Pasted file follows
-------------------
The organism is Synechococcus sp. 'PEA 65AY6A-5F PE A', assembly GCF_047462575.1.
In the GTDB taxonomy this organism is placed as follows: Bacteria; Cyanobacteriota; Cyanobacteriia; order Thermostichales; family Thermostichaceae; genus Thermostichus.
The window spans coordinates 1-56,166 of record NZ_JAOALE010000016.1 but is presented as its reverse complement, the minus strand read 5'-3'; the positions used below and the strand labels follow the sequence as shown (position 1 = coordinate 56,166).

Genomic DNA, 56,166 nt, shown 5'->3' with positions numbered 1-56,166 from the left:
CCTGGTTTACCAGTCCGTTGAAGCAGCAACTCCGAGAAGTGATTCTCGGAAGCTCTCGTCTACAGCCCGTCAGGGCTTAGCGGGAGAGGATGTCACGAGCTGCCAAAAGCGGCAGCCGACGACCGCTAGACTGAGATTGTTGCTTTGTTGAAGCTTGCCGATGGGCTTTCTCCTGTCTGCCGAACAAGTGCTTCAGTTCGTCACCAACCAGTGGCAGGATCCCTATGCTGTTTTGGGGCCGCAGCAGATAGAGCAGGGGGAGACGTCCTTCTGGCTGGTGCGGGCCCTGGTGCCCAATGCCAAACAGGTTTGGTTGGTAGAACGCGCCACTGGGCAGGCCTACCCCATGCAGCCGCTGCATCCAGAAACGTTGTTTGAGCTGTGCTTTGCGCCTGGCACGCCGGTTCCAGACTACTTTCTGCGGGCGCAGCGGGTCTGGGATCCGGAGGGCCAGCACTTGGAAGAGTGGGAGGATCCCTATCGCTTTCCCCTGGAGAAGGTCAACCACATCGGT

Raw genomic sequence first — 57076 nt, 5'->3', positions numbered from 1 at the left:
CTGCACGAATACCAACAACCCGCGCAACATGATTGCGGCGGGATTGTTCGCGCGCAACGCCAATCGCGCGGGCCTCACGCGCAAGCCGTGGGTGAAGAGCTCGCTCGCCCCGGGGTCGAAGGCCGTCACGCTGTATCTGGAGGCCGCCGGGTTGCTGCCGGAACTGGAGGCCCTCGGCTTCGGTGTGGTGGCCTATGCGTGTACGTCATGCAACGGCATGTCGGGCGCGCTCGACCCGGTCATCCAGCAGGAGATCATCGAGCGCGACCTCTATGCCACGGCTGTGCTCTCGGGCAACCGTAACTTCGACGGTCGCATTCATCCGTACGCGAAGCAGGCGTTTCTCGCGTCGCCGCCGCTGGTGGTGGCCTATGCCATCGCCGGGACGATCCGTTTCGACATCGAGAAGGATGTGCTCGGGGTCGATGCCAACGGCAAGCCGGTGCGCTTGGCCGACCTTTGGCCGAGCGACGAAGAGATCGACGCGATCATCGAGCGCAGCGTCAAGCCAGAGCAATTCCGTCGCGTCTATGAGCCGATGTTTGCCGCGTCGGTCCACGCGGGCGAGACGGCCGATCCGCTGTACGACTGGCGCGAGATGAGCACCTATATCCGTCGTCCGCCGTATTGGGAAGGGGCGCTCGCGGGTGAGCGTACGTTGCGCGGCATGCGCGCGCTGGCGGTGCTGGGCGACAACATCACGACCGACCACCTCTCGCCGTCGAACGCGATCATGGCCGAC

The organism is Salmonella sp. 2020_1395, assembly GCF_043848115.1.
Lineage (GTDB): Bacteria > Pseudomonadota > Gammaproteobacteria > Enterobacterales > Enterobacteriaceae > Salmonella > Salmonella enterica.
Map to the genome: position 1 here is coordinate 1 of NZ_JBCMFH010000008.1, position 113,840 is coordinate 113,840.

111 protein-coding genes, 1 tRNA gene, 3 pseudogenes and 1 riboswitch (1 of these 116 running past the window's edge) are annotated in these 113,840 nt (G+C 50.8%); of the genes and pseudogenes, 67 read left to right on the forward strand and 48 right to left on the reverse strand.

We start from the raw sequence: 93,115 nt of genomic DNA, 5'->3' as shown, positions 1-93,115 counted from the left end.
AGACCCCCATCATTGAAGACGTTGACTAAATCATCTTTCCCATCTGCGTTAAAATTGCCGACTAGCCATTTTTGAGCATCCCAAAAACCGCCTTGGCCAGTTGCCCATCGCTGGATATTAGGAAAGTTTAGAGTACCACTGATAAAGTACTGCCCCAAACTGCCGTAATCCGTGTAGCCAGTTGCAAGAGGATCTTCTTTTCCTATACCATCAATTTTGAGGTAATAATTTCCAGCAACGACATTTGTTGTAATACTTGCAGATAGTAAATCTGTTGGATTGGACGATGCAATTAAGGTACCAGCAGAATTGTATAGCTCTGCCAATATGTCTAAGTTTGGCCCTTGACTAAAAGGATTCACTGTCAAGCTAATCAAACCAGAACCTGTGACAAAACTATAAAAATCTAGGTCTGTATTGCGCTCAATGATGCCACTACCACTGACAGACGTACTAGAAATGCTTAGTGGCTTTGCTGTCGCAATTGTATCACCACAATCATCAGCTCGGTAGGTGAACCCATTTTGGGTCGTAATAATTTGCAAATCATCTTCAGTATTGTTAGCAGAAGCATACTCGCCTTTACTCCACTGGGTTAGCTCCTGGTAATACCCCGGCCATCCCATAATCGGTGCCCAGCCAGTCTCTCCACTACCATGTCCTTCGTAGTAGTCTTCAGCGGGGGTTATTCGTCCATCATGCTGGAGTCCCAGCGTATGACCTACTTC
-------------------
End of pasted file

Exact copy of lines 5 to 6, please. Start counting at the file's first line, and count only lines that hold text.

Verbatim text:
CCTGGTTTACCAGTCCGTTGAAGCAGCAACTCCGAGAAGTGATTCTCGGAAGCTCTCGTCTACAGCCCGTCAGGGCTTAGCGGGAGAGGATGTCACGAGCTGCCAAAAGCGGCAGCCGACGACCGCTAGACTGAGATTGTTGCTTTGTTGAAGCTTGCCGATGGGCTTTCTCCTGTCTGCCGAACAAGTGCTTCAGTTCGTCACCAACCAGTGGCAGGATCCCTATGCTGTTTTGGGGCCGCAGCAGATAGAGCAGGGGGAGACGTCCTTCTGGCTGGTGCGGGCCCTGGTGCCCAATGCCAAACAGGTTTGGTTGGTAGAACGCGCCACTGGGCAGGCCTACCCCATGCAGCCGCTGCATCCAGAAACGTTGTTTGAGCTGTGCTTTGCGCCTGGCACGCCGGTTCCAGACTACTTTCTGCGGGCGCAGCGGGTCTGGGATCCGGAGGGCCAGCACTTGGAAGAGTGGGAGGATCCCTATCGCTTTCCCCTGGAGAAGGTCAACCACATCGGT

Raw genomic sequence first — 57076 nt, 5'->3', positions numbered from 1 at the left: